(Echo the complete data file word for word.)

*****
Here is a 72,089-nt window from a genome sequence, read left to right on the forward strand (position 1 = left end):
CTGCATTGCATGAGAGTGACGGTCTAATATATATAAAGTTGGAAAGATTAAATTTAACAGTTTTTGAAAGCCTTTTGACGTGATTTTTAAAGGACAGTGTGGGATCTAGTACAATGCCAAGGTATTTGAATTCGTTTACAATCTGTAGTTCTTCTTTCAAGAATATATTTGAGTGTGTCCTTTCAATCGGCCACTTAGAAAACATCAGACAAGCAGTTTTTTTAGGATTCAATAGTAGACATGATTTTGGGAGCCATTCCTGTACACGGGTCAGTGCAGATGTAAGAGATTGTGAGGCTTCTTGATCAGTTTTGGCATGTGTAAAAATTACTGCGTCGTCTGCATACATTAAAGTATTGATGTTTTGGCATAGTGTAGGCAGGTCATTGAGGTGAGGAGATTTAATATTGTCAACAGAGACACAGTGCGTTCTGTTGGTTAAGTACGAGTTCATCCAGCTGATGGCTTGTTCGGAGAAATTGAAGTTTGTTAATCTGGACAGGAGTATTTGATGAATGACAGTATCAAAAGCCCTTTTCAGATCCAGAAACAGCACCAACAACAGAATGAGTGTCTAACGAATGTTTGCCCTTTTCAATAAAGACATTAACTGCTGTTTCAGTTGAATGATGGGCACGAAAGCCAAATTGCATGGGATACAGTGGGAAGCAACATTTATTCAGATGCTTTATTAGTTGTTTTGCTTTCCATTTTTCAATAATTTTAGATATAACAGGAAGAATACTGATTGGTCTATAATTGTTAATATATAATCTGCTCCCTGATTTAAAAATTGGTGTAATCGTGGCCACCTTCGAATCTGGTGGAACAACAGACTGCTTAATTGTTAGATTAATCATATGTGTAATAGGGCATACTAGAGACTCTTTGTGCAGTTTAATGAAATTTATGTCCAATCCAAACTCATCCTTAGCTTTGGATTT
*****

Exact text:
Here is a 72,089-nt window from a genome sequence, read left to right on the forward strand (position 1 = left end):
CTGCATTGCATGAGAGTGACGGTCTAATATATATAAAGTTGGAAAGATTAAATTTAACAGTTTTTGAAAGCCTTTTGACGTGATTTTTAAAGGACAGTGTGGGATCTAGTACAATGCCAAGGTATTTGAATTCGTTTACAATCTGTAGTTCTTCTTTCAAGAATATATTTGAGTGTGTCCTTTCAATCGGCCACTTAGAAAACATCAGACAAGCAGTTTTTTTAGGATTCAATAGTAGACATGATTTTGGGAGCCATTCCTGTACACGGGTCAGTGCAGATGTAAGAGATTGTGAGGCTTCTTGATCAGTTTTGGCATGTGTAAAAATTACTGCGTCGTCTGCATACATTAAAGTATTGATGTTTTGGCATAGTGTAGGCAGGTCATTGAGGTGAGGAGATTTAATATTGTCAACAGAGACACAGTGCGTTCTGTTGGTTAAGTACGAGTTCATCCAGCTGATGGCTTGTTCGGAGAAATTGAAGTTTGTTAATCTGGACAGGAGTATTTGATGAATGACAGTATCAAAAGCCCTTTTCAGATCCAGAAACAGCACCAACAACAGAATGAGTGTCTAACGAATGTTTGCCCTTTTCAATAAAGACATTAACTGCTGTTTCAGTTGAATGATGGGCACGAAAGCCAAATTGCATGGGATACAGTGGGAAGCAACATTTATTCAGATGCTTTATTAGTTGTTTTGCTTTCCATTTTTCAATAATTTTAGATATAACAGGAAGAATACTGATTGGTCTATAATTGTTAATATATAATCTGCTCCCTGATTTAAAAATTGGTGTAATCGTGGCCACCTTCGAATCTGGTGGAACAACAGACTGCTTAATTGTTAGATTAATCATATGTGTAATAGGGCATACTAGAGACTCTTTGTGCAGTTTAATGAAATTTATGTCCAATCCAAACTCATCCTTAGCTTTGGATTT